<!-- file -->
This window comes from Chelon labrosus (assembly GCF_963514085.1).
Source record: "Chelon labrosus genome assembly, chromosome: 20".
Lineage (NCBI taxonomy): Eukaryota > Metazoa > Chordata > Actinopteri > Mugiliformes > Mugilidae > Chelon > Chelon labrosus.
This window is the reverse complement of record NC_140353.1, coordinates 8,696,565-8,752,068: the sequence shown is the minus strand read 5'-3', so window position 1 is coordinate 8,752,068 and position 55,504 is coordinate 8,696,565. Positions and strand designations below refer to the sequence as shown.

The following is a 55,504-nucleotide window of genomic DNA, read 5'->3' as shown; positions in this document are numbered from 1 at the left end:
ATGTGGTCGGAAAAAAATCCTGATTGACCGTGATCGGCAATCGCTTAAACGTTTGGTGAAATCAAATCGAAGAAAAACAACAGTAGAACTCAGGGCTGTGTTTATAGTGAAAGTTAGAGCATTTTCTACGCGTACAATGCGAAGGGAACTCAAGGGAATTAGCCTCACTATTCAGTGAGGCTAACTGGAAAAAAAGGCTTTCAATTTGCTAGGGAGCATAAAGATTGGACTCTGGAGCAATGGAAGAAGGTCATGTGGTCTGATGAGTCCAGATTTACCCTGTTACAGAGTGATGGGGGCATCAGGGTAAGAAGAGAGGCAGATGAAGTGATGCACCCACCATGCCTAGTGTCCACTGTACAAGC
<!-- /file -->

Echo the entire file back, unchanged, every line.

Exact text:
This window comes from Chelon labrosus (assembly GCF_963514085.1).
Source record: "Chelon labrosus genome assembly, chromosome: 20".
Lineage (NCBI taxonomy): Eukaryota > Metazoa > Chordata > Actinopteri > Mugiliformes > Mugilidae > Chelon > Chelon labrosus.
This window is the reverse complement of record NC_140353.1, coordinates 8,696,565-8,752,068: the sequence shown is the minus strand read 5'-3', so window position 1 is coordinate 8,752,068 and position 55,504 is coordinate 8,696,565. Positions and strand designations below refer to the sequence as shown.

The following is a 55,504-nucleotide window of genomic DNA, read 5'->3' as shown; positions in this document are numbered from 1 at the left end:
ATGTGGTCGGAAAAAAATCCTGATTGACCGTGATCGGCAATCGCTTAAACGTTTGGTGAAATCAAATCGAAGAAAAACAACAGTAGAACTCAGGGCTGTGTTTATAGTGAAAGTTAGAGCATTTTCTACGCGTACAATGCGAAGGGAACTCAAGGGAATTAGCCTCACTATTCAGTGAGGCTAACTGGAAAAAAAGGCTTTCAATTTGCTAGGGAGCATAAAGATTGGACTCTGGAGCAATGGAAGAAGGTCATGTGGTCTGATGAGTCCAGATTTACCCTGTTACAGAGTGATGGGGGCATCAGGGTAAGAAGAGAGGCAGATGAAGTGATGCACCCACCATGCCTAGTGTCCACTGTACAAGC